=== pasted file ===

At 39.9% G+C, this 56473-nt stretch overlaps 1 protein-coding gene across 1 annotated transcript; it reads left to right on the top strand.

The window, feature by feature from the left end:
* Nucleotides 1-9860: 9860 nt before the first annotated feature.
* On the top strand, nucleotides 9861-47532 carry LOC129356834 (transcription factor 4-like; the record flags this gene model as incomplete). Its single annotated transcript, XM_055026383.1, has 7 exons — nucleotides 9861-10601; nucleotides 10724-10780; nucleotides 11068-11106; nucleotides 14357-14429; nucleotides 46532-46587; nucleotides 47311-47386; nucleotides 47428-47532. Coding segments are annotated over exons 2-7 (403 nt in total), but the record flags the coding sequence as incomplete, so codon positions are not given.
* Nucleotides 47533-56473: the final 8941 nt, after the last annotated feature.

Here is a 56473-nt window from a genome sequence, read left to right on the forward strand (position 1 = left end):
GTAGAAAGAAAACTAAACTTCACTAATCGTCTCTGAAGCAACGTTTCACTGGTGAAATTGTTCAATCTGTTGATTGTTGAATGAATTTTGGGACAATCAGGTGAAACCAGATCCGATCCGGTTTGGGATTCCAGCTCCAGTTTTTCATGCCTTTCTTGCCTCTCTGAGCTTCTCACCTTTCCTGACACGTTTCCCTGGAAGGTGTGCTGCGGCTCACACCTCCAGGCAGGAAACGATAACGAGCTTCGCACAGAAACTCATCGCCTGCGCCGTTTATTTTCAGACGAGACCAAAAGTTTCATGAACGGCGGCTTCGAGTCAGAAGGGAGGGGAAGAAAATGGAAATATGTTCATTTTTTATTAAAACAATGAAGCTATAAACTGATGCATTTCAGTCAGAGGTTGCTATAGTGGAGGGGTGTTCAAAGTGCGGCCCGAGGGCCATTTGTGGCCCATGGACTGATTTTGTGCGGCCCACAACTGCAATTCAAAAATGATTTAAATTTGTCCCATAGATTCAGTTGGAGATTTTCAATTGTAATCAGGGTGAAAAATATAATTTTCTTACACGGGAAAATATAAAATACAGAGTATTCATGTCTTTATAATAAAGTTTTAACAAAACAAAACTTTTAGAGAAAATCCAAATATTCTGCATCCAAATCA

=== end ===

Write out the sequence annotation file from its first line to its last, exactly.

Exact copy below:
At 39.9% G+C, this 56473-nt stretch overlaps 1 protein-coding gene across 1 annotated transcript; it reads left to right on the top strand.

The window, feature by feature from the left end:
* Nucleotides 1-9860: 9860 nt before the first annotated feature.
* On the top strand, nucleotides 9861-47532 carry LOC129356834 (transcription factor 4-like; the record flags this gene model as incomplete). Its single annotated transcript, XM_055026383.1, has 7 exons — nucleotides 9861-10601; nucleotides 10724-10780; nucleotides 11068-11106; nucleotides 14357-14429; nucleotides 46532-46587; nucleotides 47311-47386; nucleotides 47428-47532. Coding segments are annotated over exons 2-7 (403 nt in total), but the record flags the coding sequence as incomplete, so codon positions are not given.
* Nucleotides 47533-56473: the final 8941 nt, after the last annotated feature.

Here is a 56473-nt window from a genome sequence, read left to right on the forward strand (position 1 = left end):
GTAGAAAGAAAACTAAACTTCACTAATCGTCTCTGAAGCAACGTTTCACTGGTGAAATTGTTCAATCTGTTGATTGTTGAATGAATTTTGGGACAATCAGGTGAAACCAGATCCGATCCGGTTTGGGATTCCAGCTCCAGTTTTTCATGCCTTTCTTGCCTCTCTGAGCTTCTCACCTTTCCTGACACGTTTCCCTGGAAGGTGTGCTGCGGCTCACACCTCCAGGCAGGAAACGATAACGAGCTTCGCACAGAAACTCATCGCCTGCGCCGTTTATTTTCAGACGAGACCAAAAGTTTCATGAACGGCGGCTTCGAGTCAGAAGGGAGGGGAAGAAAATGGAAATATGTTCATTTTTTATTAAAACAATGAAGCTATAAACTGATGCATTTCAGTCAGAGGTTGCTATAGTGGAGGGGTGTTCAAAGTGCGGCCCGAGGGCCATTTGTGGCCCATGGACTGATTTTGTGCGGCCCACAACTGCAATTCAAAAATGATTTAAATTTGTCCCATAGATTCAGTTGGAGATTTTCAATTGTAATCAGGGTGAAAAATATAATTTTCTTACACGGGAAAATATAAAATACAGAGTATTCATGTCTTTATAATAAAGTTTTAACAAAACAAAACTTTTAGAGAAAATCCAAATATTCTGCATCCAAATCA